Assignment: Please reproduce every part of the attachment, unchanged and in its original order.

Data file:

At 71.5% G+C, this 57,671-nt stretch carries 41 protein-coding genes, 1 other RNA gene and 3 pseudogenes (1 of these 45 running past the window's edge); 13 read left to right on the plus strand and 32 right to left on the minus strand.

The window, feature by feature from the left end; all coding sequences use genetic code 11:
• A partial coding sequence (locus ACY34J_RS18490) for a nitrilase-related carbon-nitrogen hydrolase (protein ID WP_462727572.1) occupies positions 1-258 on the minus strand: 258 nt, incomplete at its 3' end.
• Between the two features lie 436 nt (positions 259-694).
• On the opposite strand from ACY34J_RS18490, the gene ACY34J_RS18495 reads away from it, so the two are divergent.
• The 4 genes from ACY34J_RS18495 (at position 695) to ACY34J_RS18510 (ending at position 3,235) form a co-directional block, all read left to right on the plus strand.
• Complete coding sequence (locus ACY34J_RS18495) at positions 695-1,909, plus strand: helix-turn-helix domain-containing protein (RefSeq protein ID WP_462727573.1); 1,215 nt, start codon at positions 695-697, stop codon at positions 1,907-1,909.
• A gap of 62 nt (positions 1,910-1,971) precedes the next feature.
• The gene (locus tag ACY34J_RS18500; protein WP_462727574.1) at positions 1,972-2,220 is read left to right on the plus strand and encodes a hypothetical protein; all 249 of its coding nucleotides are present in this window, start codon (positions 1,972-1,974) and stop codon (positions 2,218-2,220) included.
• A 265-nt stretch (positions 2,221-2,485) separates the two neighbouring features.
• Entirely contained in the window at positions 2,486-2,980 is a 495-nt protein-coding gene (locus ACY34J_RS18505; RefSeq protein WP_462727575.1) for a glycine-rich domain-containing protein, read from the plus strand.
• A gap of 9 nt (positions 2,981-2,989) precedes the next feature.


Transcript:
At 71.5% G+C, this 57,671-nt stretch carries 41 protein-coding genes, 1 other RNA gene and 3 pseudogenes (1 of these 45 running past the window's edge); 13 read left to right on the plus strand and 32 right to left on the minus strand.

The window, feature by feature from the left end; all coding sequences use genetic code 11:
• A partial coding sequence (locus ACY34J_RS18490) for a nitrilase-related carbon-nitrogen hydrolase (protein ID WP_462727572.1) occupies positions 1-258 on the minus strand: 258 nt, incomplete at its 3' end.
• Between the two features lie 436 nt (positions 259-694).
• On the opposite strand from ACY34J_RS18490, the gene ACY34J_RS18495 reads away from it, so the two are divergent.
• The 4 genes from ACY34J_RS18495 (at position 695) to ACY34J_RS18510 (ending at position 3,235) form a co-directional block, all read left to right on the plus strand.
• Complete coding sequence (locus ACY34J_RS18495) at positions 695-1,909, plus strand: helix-turn-helix domain-containing protein (RefSeq protein ID WP_462727573.1); 1,215 nt, start codon at positions 695-697, stop codon at positions 1,907-1,909.
• A gap of 62 nt (positions 1,910-1,971) precedes the next feature.
• The gene (locus tag ACY34J_RS18500; protein WP_462727574.1) at positions 1,972-2,220 is read left to right on the plus strand and encodes a hypothetical protein; all 249 of its coding nucleotides are present in this window, start codon (positions 1,972-1,974) and stop codon (positions 2,218-2,220) included.
• A 265-nt stretch (positions 2,221-2,485) separates the two neighbouring features.
• Entirely contained in the window at positions 2,486-2,980 is a 495-nt protein-coding gene (locus ACY34J_RS18505; RefSeq protein WP_462727575.1) for a glycine-rich domain-containing protein, read from the plus strand.
• A gap of 9 nt (positions 2,981-2,989) precedes the next feature.